"Bees visit hundreds of flowers a day and act as a 'shared food source' between the other foraging bees in the area which will feed from the same flowers," explains study co-author Peter Graystock, now a research fellow at Imperial College in London. "If a bee has been in contact with parasites or is suffering from an infection, they may shed some contagious parasite cells on the flower when they visit it, and then when a subsequent bee visits the same flower, the bee may become infected with those parasite cells or spores."
An endangered rusty patched bumble. USGS Bee Inventory and Monitoring Lab
Air pollution might also contribute to bee declines.
To understand more about that air-quality risk, Barbara Smith, associate professor at the University of Coventry, is working with beekeepers in the United Kingdom to set up sensors in their hives to record the level of air pollution and incidents of disease to determine whether there is a correlation.
"We know that air pollution is bad for humans and mammals, and we're interested to see if the same is true for invertebrates," Smith explains. "We have reason to believe that it could have an impact, because we know that we can record air pollution particulates in honey."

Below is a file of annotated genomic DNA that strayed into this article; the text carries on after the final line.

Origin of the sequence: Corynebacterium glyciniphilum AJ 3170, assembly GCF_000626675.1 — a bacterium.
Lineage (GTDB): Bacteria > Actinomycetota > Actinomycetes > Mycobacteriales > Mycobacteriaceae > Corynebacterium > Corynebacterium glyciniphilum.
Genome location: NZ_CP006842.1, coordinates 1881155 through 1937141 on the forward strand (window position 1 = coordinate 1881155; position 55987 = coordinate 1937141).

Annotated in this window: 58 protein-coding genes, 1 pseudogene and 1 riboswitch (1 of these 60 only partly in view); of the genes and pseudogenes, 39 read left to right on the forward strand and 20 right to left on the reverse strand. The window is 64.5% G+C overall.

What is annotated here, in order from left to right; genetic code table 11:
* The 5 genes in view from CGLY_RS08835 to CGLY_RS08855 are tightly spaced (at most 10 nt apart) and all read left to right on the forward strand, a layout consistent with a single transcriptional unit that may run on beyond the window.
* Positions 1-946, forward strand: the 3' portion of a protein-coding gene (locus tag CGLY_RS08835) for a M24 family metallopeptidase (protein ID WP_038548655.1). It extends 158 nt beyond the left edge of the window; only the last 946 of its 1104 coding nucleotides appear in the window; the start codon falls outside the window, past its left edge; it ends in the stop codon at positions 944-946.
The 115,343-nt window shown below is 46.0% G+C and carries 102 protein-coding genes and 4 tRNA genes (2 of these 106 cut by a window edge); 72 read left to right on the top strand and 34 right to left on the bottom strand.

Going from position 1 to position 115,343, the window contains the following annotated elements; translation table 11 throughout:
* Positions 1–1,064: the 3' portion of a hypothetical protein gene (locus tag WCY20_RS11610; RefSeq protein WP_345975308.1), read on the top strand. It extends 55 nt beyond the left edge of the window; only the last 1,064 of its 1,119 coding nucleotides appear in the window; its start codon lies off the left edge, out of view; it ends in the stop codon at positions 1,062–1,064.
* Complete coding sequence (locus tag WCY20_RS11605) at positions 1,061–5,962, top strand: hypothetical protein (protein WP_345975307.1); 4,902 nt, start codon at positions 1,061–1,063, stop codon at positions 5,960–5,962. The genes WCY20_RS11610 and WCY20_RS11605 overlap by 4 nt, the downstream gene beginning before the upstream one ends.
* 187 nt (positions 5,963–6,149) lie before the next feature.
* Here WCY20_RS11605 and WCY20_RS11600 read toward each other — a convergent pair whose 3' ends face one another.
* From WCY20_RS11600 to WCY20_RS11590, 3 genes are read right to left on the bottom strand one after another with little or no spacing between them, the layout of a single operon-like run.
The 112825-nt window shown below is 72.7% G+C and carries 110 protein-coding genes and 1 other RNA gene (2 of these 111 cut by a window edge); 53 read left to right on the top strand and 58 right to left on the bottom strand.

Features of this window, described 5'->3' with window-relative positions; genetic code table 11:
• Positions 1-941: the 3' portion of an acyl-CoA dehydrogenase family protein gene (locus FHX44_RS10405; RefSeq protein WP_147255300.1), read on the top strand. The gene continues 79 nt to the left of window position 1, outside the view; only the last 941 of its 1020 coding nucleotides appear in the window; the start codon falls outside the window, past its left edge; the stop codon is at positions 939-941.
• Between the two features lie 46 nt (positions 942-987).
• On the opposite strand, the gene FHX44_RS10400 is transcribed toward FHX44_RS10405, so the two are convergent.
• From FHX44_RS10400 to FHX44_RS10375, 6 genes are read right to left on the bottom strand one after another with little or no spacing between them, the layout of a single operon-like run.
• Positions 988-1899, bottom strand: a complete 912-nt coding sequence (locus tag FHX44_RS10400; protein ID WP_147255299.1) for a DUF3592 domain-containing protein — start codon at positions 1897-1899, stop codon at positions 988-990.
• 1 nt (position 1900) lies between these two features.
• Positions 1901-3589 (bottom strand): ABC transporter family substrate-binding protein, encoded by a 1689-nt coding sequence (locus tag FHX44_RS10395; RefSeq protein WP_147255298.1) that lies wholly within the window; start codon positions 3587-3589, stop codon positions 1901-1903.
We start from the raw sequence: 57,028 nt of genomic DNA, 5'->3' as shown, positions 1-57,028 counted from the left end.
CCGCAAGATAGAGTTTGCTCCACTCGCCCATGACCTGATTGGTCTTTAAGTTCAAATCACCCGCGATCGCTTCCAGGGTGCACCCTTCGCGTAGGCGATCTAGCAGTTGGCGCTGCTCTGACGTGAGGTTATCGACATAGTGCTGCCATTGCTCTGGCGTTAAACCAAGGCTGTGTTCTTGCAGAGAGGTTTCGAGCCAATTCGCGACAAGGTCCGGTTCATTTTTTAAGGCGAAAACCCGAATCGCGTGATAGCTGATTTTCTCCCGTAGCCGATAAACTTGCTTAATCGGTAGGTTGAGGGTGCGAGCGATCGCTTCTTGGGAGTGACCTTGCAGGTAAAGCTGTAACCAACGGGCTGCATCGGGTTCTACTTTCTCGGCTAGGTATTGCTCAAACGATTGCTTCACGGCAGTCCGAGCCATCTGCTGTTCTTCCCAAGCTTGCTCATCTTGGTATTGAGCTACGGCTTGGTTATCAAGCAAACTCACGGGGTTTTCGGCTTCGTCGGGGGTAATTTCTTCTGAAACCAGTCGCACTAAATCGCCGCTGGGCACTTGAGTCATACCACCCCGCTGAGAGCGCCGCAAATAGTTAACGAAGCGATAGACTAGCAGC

Indeed, previous research found that pollutants lingered on the bodies of honeybees in areas with high levels of air pollution; exposure to diesel exhaust interfered with their foraging ability; and that air pollution may affect the heart and immune systems of wild honeybees.
Smith hopes her research, funded through the British Beekeepers Association, will provide more data about the impact of air pollution on bee health and population decline. Even if the results are conclusive, she knows it's just one of the issues that needs to be addressed to restore pollinator populations.
"I don't think that these declines in pollinators are down to one thing," she says. "It's about a suite of things that are happening. It's like a perfect storm."
Addressing the Threats
The fact that bees are facing multiple threats to their health and survival means that coming up with a single solution is impossible, especially when researchers are still trying to collect data.
Grupe notes that most of the research on Nosema infections has focused on European honeybees. The pathogen also affects native bees, but few researchers have done environmental surveys to capture wild bees from native ecosystems and screen them for Nosema.
"There's only a handful of studies that have documented Nosema infections in native bees and the problem that needs to be addressed in the future," he says. "More work needs to be done to understand Nosema infections in native bee species and the potential consequences to native ecosystems, and if native bees suffer a similar fate as honeybees when infected."
To complicate matters, the manufacturer that made a chemical control for Nosema, which the company called its "bread and butter," went out of business in 2018, leaving beekeepers without access to a treatment. Grupe cites a mix of high prices and a complex supply chain that led to the discontinuation of the product.